- Reengineering initiatives Boeing can take to overall improve its system of operations and though it might prove to be very resource expensive in case for aircraft manufacturers, this is a strategy which the company can have in mind.
A number of strategies can be suggested to Boeing to help them improve their operations plan. Some of these strategies were already used by Boeing and still in use, but importance should be given by the company to adapt means by which it should focus more on such.
- Fish bone technique of identifying all the plausible causes of an outcome, undesirable or not and then giving weightage to the different potential causes and individually solving each of them
- Checklist method to be done in a more effective and full proof manner
- PDCA to help the company have more control over each and every small operational aspect of the business (Abbaterusso, 2008)
- Use of flowcharts and control charts which help in the identification and analysis of every failure and to gain detailed understanding of each failure phenomenon and root cause analysis (Zailani & Rajagopal, 2005)
- Pareto Diagram to help them understand about the importance of each part and based on such the company can focus its attention on such (Christopher & Lee, 2004).
- FMEA is a tool which Boeing can utilize to understand the problems which occurred and can solve it based on the weightage given to them as per frequency of such occurrences, impact, probability of occurrence etc.
Supply Chain Management
On the other hand Airbus works in a slightly different procedure. The main development of core parts has been kept under the control of the manufacturer directly. Subassemblies of certain parts are outsourced from four nations – Britain, Spain, Germany and France. They operate directly with suppliers who are in the Tier 1 stage and this lets the manufacturer to work with suppliers in the very design stage itself and further remove all issues during manufacturing. These Tier 1 suppliers, observe the manufacturing in which Airbus directly tracks all of its resources and strongly controls the quality issues and technical performance of their own suppliers. This automatically reduces the quality issues at the very onset itself and saves time and effort. Secondly, as Airbus has a very limited number of suppliers, supplier control management can be done more effectively than Boeing, who has suppliers all around the globe. Over-dependency on suppliers resulted Boeing having face so many troubles (Chaudhuri, Mohanty, & Singh, 2013). Following are certain strategies which are recommended to Boeing to have better control over its supplier management tactics.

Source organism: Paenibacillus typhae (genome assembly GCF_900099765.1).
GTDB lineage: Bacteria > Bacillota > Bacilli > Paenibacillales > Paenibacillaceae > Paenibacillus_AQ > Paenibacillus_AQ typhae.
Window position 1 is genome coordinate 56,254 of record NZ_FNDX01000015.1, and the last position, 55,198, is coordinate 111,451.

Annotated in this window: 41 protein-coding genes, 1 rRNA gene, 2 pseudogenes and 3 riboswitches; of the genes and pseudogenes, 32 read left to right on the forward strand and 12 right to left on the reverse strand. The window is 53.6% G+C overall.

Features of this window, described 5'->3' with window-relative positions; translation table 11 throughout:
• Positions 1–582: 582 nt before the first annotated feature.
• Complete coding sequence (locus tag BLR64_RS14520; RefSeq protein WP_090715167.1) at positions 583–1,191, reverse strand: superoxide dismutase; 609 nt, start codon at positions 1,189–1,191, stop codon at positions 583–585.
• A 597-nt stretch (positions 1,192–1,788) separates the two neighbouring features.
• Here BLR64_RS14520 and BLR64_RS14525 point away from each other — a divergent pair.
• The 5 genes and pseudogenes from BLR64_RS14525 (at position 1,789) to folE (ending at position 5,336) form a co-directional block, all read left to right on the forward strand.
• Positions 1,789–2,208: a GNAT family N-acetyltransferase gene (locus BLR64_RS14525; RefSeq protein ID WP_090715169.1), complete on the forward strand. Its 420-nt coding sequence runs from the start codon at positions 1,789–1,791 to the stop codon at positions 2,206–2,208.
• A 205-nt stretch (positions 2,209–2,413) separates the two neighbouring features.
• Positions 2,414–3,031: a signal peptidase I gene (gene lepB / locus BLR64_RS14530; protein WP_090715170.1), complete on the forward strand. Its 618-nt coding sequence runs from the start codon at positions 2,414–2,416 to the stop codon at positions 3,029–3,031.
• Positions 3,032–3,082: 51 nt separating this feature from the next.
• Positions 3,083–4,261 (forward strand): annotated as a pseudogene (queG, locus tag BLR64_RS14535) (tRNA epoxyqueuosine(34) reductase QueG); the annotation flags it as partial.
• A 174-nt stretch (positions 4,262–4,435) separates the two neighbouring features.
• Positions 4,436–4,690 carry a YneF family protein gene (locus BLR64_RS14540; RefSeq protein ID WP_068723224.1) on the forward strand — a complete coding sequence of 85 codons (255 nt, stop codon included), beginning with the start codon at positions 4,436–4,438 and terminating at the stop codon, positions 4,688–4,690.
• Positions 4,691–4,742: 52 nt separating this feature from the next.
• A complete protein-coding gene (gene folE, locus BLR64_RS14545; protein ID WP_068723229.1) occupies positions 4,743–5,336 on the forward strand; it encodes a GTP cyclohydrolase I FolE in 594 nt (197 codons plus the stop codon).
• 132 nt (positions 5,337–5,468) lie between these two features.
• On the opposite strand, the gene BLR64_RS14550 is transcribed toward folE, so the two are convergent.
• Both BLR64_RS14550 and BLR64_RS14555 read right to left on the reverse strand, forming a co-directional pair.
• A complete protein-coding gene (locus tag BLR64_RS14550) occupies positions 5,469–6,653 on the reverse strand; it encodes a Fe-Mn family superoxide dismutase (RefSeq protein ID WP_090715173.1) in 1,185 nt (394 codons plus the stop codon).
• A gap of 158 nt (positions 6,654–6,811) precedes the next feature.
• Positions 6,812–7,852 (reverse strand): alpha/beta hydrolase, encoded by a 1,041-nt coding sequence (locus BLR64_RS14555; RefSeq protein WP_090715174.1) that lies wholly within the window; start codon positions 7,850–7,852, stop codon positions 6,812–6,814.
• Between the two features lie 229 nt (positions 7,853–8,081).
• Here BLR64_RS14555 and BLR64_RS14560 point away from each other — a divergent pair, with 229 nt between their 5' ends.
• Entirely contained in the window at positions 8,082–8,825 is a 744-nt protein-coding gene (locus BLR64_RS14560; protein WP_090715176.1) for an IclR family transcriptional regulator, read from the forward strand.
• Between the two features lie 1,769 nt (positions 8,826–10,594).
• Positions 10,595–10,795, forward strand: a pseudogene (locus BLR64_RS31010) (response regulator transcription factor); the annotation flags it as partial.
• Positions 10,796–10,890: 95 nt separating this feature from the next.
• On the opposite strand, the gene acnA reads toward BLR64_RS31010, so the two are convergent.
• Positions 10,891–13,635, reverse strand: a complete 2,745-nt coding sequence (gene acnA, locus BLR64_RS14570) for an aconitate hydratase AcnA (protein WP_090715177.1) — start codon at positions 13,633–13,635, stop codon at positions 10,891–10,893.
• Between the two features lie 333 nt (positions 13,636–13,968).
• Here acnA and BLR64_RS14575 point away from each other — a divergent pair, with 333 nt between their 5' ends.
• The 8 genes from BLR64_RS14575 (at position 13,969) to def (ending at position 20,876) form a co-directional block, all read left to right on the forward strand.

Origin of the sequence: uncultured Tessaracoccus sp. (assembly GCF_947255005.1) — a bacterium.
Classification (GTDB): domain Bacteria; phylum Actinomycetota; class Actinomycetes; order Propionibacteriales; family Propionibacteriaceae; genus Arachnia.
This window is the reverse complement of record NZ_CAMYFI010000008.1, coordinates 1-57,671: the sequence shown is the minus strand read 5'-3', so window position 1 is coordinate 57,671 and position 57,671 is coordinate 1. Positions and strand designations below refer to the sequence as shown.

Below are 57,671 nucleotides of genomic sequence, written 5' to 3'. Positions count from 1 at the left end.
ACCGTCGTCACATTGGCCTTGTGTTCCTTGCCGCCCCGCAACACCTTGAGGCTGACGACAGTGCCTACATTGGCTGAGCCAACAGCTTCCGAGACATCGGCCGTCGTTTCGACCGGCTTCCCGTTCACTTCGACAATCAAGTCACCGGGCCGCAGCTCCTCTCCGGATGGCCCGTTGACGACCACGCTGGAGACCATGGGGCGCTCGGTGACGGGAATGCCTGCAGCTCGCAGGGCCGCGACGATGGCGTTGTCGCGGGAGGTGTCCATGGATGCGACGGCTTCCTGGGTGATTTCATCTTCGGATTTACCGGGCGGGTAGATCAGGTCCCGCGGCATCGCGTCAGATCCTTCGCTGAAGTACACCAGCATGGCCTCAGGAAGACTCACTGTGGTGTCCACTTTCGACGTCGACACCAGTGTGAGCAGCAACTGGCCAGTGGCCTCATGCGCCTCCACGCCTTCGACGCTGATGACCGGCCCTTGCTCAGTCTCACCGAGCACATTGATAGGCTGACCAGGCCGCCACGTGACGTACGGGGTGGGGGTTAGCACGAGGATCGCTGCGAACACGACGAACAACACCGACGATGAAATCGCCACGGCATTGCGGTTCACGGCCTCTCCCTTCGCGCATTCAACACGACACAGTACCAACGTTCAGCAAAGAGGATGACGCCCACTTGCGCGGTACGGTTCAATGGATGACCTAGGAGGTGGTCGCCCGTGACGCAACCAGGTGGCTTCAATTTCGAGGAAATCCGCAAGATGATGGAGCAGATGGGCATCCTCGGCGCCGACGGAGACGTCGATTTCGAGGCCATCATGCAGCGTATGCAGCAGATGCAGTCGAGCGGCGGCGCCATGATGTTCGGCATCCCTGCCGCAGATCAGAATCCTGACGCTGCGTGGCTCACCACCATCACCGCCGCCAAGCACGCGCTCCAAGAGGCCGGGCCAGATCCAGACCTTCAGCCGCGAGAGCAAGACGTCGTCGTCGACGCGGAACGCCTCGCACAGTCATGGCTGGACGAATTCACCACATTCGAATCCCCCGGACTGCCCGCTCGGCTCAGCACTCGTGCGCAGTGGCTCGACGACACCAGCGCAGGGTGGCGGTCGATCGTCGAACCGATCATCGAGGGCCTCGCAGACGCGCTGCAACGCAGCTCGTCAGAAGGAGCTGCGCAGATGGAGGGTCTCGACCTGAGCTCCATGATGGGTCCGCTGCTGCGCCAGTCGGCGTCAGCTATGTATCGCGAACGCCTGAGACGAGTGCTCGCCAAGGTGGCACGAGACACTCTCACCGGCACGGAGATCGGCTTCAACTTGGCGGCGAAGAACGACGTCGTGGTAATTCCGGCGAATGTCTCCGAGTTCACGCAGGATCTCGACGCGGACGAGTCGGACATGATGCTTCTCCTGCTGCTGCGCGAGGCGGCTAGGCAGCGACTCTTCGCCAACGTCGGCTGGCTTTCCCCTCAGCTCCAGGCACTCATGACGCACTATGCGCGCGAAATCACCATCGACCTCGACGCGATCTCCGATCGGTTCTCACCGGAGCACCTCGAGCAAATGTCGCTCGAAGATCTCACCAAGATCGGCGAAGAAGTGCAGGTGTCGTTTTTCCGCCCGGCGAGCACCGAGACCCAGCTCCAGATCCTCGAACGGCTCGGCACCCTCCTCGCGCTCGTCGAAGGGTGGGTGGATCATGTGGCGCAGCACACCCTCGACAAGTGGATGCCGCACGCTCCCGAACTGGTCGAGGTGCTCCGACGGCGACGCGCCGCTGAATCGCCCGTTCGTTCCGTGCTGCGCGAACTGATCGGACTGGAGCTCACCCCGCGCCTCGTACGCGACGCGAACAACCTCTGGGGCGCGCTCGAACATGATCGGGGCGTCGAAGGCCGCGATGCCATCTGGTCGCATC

- Boeing should have suppliers who are geographically closer to its headquarters. A large number of the suppliers of Boeing came from as many as fifty different countries. Quite obviously this became a logistics issue for the company. More the suppliers, more will be the complexity of controlling such suppliers, and farther away from the headquarters means that the company had to spend immense travelling cost to send its engineers to those supply countries. This is not an ideal situation for any manufacturing company and should be controlled.
- Focus on more in house development: Creating an aircraft is an extremely complex process and major parts of its operations needs to be done in house for quality control and to achieve product specification. Outsourcing might apparently prove to be cost effective, but for Boeing it proved disastrous. Had the company, allocated major parts of its product to be developed in house, it would have helped it have better control on the quality and keeping up with the production schedule.
- Expertise of the supplier checks – More the suppliers, more complexities arise and more processes are needed to check the expertise of the suppliers and the quality control of their supplied parts. Boeing can aim at collaborating with certain suppliers and provide them complete training to develop products which are only suitable for Boeing’s specifications. Training and quality checks can be performed by Boeing itself to avoid any kind of gaps.
- Reducing the complexities of suppliers: As mentioned earlier, Boeing used to divide its total suppliers into three categories – tier 1, tier 2 and tier 3. Tier 1 supplier obtained products from tier 2 suppliers and assembled and integrated parts. Tier 2 suppliers in turn took spare parts from Tier 3 suppliers and assembled parts and supplied to Tier 1 suppliers. This reduced control and quality checks. This should be immediately stopped by Boeing and keep suppliers in one tier only and personally should check all the assembling of spare parts.
- Better tie ups and close relations should be maintained with the suppliers which will help Boeing remove the problems it faced with its Dreamliner project. Boeing tried to implement Toyota’s model but failed to completely implement it. Further better communication should be built amongst the manufacturer with every component of its supply chain. This will ascertain in gaining real time information and will avoid the delays it faced. Boeing can use information technology to develop to collaborate with all its suppliers and other parts of its supply chain for real time update of progress and project process. Focus on communication will also help the company in improved engagement of team and better involvement of such.
- Operational Strategy Map should be utilized by the company and this will help them to create an infrastructure of leadership which will help them associate what is required to be done with the actual development of a project and process. The Operational Strategy Mapping helps in synthesizing elements from three core domains – dynamics of system, balanced score card and facilitation for skills. It creates a process and a product which enhances the creation and the implementation of efforts of organizational change (Soderquist & Shimada, 2018).